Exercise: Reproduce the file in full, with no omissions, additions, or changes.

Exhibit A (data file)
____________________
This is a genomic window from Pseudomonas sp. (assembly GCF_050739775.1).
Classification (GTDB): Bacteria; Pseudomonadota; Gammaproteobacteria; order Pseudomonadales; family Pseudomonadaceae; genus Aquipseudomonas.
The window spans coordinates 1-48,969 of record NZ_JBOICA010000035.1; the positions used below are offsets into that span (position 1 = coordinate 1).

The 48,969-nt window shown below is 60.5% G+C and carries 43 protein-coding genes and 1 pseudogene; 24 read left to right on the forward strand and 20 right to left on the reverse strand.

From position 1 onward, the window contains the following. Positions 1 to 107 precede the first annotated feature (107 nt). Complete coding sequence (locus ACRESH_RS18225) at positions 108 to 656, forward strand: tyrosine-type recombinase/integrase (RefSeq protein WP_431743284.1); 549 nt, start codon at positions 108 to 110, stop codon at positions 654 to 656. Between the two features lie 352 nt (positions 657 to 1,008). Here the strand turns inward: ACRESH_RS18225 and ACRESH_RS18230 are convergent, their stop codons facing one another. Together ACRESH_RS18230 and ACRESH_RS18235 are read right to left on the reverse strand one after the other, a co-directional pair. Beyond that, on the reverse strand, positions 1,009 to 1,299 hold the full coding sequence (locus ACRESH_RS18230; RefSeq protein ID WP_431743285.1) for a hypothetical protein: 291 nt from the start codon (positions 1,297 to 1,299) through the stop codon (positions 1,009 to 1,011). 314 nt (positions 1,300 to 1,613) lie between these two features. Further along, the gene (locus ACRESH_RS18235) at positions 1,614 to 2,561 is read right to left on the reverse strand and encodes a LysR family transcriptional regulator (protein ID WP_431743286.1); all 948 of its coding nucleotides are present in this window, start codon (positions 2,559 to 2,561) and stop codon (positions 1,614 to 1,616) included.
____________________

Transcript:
This is a genomic window from Pseudomonas sp. (assembly GCF_050739775.1).
Classification (GTDB): Bacteria; Pseudomonadota; Gammaproteobacteria; order Pseudomonadales; family Pseudomonadaceae; genus Aquipseudomonas.
The window spans coordinates 1-48,969 of record NZ_JBOICA010000035.1; the positions used below are offsets into that span (position 1 = coordinate 1).

The 48,969-nt window shown below is 60.5% G+C and carries 43 protein-coding genes and 1 pseudogene; 24 read left to right on the forward strand and 20 right to left on the reverse strand.

From position 1 onward, the window contains the following. Positions 1 to 107 precede the first annotated feature (107 nt). Complete coding sequence (locus ACRESH_RS18225) at positions 108 to 656, forward strand: tyrosine-type recombinase/integrase (RefSeq protein WP_431743284.1); 549 nt, start codon at positions 108 to 110, stop codon at positions 654 to 656. Between the two features lie 352 nt (positions 657 to 1,008). Here the strand turns inward: ACRESH_RS18225 and ACRESH_RS18230 are convergent, their stop codons facing one another. Together ACRESH_RS18230 and ACRESH_RS18235 are read right to left on the reverse strand one after the other, a co-directional pair. Beyond that, on the reverse strand, positions 1,009 to 1,299 hold the full coding sequence (locus ACRESH_RS18230; RefSeq protein ID WP_431743285.1) for a hypothetical protein: 291 nt from the start codon (positions 1,297 to 1,299) through the stop codon (positions 1,009 to 1,011). 314 nt (positions 1,300 to 1,613) lie between these two features. Further along, the gene (locus ACRESH_RS18235) at positions 1,614 to 2,561 is read right to left on the reverse strand and encodes a LysR family transcriptional regulator (protein ID WP_431743286.1); all 948 of its coding nucleotides are present in this window, start codon (positions 2,559 to 2,561) and stop codon (positions 1,614 to 1,616) included.